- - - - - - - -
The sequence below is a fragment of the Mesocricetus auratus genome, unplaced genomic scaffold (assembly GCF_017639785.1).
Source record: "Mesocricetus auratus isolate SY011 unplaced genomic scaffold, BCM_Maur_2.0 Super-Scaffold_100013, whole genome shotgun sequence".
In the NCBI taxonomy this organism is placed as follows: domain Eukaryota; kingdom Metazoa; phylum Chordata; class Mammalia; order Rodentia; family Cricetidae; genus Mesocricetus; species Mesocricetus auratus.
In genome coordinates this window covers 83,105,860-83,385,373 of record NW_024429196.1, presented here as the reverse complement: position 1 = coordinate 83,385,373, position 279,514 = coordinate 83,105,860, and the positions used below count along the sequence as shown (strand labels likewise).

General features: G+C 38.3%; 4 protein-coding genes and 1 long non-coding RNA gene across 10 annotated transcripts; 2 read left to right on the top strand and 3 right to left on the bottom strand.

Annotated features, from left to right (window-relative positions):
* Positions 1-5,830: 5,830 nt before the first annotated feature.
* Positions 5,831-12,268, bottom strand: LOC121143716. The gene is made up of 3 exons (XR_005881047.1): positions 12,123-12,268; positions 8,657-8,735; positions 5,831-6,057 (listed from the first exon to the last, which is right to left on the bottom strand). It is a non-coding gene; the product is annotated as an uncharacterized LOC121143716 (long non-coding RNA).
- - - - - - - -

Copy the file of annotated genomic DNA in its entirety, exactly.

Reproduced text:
The sequence below is a fragment of the Mesocricetus auratus genome, unplaced genomic scaffold (assembly GCF_017639785.1).
Source record: "Mesocricetus auratus isolate SY011 unplaced genomic scaffold, BCM_Maur_2.0 Super-Scaffold_100013, whole genome shotgun sequence".
In the NCBI taxonomy this organism is placed as follows: domain Eukaryota; kingdom Metazoa; phylum Chordata; class Mammalia; order Rodentia; family Cricetidae; genus Mesocricetus; species Mesocricetus auratus.
In genome coordinates this window covers 83,105,860-83,385,373 of record NW_024429196.1, presented here as the reverse complement: position 1 = coordinate 83,385,373, position 279,514 = coordinate 83,105,860, and the positions used below count along the sequence as shown (strand labels likewise).

General features: G+C 38.3%; 4 protein-coding genes and 1 long non-coding RNA gene across 10 annotated transcripts; 2 read left to right on the top strand and 3 right to left on the bottom strand.

Annotated features, from left to right (window-relative positions):
* Positions 1-5,830: 5,830 nt before the first annotated feature.
* Positions 5,831-12,268, bottom strand: LOC121143716. The gene is made up of 3 exons (XR_005881047.1): positions 12,123-12,268; positions 8,657-8,735; positions 5,831-6,057 (listed from the first exon to the last, which is right to left on the bottom strand). It is a non-coding gene; the product is annotated as an uncharacterized LOC121143716 (long non-coding RNA).